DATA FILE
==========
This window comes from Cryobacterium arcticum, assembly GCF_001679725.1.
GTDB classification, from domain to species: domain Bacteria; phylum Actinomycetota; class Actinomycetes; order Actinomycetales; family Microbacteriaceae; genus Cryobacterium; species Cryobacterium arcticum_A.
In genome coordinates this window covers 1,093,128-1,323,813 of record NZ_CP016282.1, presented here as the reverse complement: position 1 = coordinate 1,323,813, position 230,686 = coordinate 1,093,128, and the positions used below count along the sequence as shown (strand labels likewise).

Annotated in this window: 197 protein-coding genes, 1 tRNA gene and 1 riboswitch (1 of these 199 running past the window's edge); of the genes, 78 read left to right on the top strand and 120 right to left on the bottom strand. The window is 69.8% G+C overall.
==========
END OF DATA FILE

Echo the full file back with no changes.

This window comes from Cryobacterium arcticum, assembly GCF_001679725.1.
GTDB classification, from domain to species: domain Bacteria; phylum Actinomycetota; class Actinomycetes; order Actinomycetales; family Microbacteriaceae; genus Cryobacterium; species Cryobacterium arcticum_A.
In genome coordinates this window covers 1,093,128-1,323,813 of record NZ_CP016282.1, presented here as the reverse complement: position 1 = coordinate 1,323,813, position 230,686 = coordinate 1,093,128, and the positions used below count along the sequence as shown (strand labels likewise).

Annotated in this window: 197 protein-coding genes, 1 tRNA gene and 1 riboswitch (1 of these 199 running past the window's edge); of the genes, 78 read left to right on the top strand and 120 right to left on the bottom strand. The window is 69.8% G+C overall.